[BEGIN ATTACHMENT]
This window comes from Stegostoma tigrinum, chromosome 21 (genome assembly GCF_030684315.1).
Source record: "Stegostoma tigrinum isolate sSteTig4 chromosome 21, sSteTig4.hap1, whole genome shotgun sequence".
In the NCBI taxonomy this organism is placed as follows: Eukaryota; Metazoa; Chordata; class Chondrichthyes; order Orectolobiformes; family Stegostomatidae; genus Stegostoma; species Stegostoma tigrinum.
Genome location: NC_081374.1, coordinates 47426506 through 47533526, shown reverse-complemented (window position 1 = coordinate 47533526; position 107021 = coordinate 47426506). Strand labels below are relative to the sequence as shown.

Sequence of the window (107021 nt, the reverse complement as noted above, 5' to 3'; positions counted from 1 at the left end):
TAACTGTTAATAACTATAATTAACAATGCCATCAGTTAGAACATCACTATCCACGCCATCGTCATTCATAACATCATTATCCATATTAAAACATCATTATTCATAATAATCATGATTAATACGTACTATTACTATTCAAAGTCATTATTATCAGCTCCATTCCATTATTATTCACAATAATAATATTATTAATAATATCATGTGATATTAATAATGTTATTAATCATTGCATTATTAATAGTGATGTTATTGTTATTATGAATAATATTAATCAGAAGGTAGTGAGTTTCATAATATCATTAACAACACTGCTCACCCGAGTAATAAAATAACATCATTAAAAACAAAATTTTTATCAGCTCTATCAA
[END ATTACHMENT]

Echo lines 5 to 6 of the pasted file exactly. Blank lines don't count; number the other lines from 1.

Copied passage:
Sequence of the window (107021 nt, the reverse complement as noted above, 5' to 3'; positions counted from 1 at the left end):
TAACTGTTAATAACTATAATTAACAATGCCATCAGTTAGAACATCACTATCCACGCCATCGTCATTCATAACATCATTATCCATATTAAAACATCATTATTCATAATAATCATGATTAATACGTACTATTACTATTCAAAGTCATTATTATCAGCTCCATTCCATTATTATTCACAATAATAATATTATTAATAATATCATGTGATATTAATAATGTTATTAATCATTGCATTATTAATAGTGATGTTATTGTTATTATGAATAATATTAATCAGAAGGTAGTGAGTTTCATAATATCATTAACAACACTGCTCACCCGAGTAATAAAATAACATCATTAAAAACAAAATTTTTATCAGCTCTATCAA